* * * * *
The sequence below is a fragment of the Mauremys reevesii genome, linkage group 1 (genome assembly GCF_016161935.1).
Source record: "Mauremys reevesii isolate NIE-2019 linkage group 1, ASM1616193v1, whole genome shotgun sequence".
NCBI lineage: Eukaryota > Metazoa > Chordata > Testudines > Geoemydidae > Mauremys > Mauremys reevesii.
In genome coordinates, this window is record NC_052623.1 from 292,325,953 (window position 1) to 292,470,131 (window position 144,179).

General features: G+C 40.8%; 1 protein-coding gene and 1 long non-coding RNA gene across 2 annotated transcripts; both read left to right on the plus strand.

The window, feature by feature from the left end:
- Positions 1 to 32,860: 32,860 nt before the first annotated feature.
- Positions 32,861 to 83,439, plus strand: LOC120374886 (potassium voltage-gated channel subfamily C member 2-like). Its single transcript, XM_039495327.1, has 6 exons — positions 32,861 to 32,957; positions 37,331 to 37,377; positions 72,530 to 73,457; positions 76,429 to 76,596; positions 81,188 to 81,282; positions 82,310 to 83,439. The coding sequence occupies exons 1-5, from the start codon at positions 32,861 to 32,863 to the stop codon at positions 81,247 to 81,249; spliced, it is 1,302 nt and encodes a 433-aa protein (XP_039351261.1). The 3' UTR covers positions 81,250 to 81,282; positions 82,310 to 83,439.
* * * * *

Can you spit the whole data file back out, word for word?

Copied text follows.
The sequence below is a fragment of the Mauremys reevesii genome, linkage group 1 (genome assembly GCF_016161935.1).
Source record: "Mauremys reevesii isolate NIE-2019 linkage group 1, ASM1616193v1, whole genome shotgun sequence".
NCBI lineage: Eukaryota > Metazoa > Chordata > Testudines > Geoemydidae > Mauremys > Mauremys reevesii.
In genome coordinates, this window is record NC_052623.1 from 292,325,953 (window position 1) to 292,470,131 (window position 144,179).

General features: G+C 40.8%; 1 protein-coding gene and 1 long non-coding RNA gene across 2 annotated transcripts; both read left to right on the plus strand.

The window, feature by feature from the left end:
- Positions 1 to 32,860: 32,860 nt before the first annotated feature.
- Positions 32,861 to 83,439, plus strand: LOC120374886 (potassium voltage-gated channel subfamily C member 2-like). Its single transcript, XM_039495327.1, has 6 exons — positions 32,861 to 32,957; positions 37,331 to 37,377; positions 72,530 to 73,457; positions 76,429 to 76,596; positions 81,188 to 81,282; positions 82,310 to 83,439. The coding sequence occupies exons 1-5, from the start codon at positions 32,861 to 32,863 to the stop codon at positions 81,247 to 81,249; spliced, it is 1,302 nt and encodes a 433-aa protein (XP_039351261.1). The 3' UTR covers positions 81,250 to 81,282; positions 82,310 to 83,439.